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Adrenomedullin as a Novel Antimigration Factor of Vascular Smooth Muscle Cells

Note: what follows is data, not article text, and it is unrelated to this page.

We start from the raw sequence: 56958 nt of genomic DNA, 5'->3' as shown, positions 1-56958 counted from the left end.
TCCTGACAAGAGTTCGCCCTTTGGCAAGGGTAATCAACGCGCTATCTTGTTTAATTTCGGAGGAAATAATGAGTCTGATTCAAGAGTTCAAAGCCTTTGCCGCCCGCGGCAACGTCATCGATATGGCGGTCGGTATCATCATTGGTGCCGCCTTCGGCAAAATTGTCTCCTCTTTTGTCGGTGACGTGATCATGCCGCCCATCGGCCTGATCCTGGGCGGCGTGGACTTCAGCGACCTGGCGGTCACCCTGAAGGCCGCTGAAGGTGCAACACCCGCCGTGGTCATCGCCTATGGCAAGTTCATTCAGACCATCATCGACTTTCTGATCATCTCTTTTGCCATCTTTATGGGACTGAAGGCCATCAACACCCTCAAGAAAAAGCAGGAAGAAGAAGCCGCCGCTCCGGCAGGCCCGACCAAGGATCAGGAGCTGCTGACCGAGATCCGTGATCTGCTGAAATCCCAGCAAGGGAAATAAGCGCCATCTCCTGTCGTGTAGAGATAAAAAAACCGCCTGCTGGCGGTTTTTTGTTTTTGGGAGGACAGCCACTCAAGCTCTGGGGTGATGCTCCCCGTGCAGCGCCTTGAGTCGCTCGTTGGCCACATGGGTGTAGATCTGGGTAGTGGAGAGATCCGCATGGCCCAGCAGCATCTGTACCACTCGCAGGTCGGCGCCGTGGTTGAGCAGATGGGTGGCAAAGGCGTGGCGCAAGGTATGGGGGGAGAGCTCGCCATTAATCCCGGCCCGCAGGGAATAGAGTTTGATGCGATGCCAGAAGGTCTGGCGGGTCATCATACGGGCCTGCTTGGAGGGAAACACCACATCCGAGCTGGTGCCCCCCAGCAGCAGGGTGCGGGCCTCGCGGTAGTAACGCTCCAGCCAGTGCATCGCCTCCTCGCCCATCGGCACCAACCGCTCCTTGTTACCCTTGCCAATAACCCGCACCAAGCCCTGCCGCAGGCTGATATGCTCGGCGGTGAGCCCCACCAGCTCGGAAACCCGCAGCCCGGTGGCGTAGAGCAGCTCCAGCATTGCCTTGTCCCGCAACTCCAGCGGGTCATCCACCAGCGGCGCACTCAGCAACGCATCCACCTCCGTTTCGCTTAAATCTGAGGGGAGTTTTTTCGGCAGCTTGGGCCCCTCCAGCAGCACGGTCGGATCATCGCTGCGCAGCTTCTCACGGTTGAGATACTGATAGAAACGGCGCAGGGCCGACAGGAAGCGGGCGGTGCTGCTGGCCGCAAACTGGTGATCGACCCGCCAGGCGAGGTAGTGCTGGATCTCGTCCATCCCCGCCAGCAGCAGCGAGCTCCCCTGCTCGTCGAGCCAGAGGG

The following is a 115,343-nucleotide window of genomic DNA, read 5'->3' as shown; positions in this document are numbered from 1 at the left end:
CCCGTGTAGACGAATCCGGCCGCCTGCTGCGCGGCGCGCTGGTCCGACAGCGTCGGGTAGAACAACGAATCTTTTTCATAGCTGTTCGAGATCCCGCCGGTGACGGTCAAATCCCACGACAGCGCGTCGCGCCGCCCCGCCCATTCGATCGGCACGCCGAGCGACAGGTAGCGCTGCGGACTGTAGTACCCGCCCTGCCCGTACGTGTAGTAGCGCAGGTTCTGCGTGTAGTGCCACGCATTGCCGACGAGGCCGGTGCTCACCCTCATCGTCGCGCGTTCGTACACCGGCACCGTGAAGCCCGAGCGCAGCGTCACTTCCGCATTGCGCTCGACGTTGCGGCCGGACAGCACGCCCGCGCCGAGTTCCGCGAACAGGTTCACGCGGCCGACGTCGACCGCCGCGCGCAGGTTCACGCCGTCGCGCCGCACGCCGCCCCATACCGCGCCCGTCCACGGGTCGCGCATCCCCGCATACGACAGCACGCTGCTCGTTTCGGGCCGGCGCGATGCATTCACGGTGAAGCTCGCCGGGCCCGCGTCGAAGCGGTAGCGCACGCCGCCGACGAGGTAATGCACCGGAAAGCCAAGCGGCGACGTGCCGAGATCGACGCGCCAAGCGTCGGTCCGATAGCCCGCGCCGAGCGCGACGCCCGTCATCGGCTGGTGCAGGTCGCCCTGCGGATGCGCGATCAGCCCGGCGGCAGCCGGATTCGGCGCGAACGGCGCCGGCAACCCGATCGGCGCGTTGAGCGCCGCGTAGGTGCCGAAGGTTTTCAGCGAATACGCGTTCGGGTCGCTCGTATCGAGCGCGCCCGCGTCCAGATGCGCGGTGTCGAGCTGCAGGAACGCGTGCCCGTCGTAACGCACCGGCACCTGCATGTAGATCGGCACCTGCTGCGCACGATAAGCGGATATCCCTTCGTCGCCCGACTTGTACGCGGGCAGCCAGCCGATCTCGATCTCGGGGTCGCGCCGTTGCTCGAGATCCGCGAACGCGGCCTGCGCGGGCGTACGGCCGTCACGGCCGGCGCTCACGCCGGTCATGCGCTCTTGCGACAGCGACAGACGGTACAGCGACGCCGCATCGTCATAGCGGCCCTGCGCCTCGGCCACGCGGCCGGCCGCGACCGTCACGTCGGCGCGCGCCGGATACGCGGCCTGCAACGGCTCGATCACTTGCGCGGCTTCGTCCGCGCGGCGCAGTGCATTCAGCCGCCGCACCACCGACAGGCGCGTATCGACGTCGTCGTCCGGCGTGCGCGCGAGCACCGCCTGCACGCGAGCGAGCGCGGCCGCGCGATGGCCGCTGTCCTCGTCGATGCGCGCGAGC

The present study investigated the effect of adrenomedullin, a novel vasorelaxant peptide, on the migration of cultured rat vascular smooth muscle cells (SMCs) by using the Boyden-chamber method. Fetal calf serum (FCS) and platelet-derived growth factor (PDGF)–BB strongly stimulated SMC migration. Adrenomedullin clearly inhibited SMC migration stimulated with 5% and 10% FCS in a concentration-dependent manner. The migration induced by 10 and 25 ng/mL PDGF-BB was also inhibited by adrenomedullin in a concentration-dependent manner. Inhibition by adrenomedullin of FCS- and PDGF-induced SMC migration was paralleled by an increase in the cellular level of cAMP. In fact, the percent increase in cAMP level was strongly correlated with the percent decrease in migration activity of SMCs after treatment with adrenomedullin. 8-Bromo cAMP, a cAMP analogue, reproduced the inhibition by adrenomedullin of FCS- and PDGF-induced SMC migration. An activator of adenylate cyclase, forskolin, also reduced FCS- and PDGF-induced SMC migration. These data indicate that adrenomedullin inhibits the migration of SMCs stimulated with FCS and PDGF, probably through a cAMP-dependent process. On the basis of these results and the finding that adrenomedullin is synthesized in and secreted from vascular endothelial cells, adrenomedullin may play a role as a local antimigration factor in some pathophysiological states.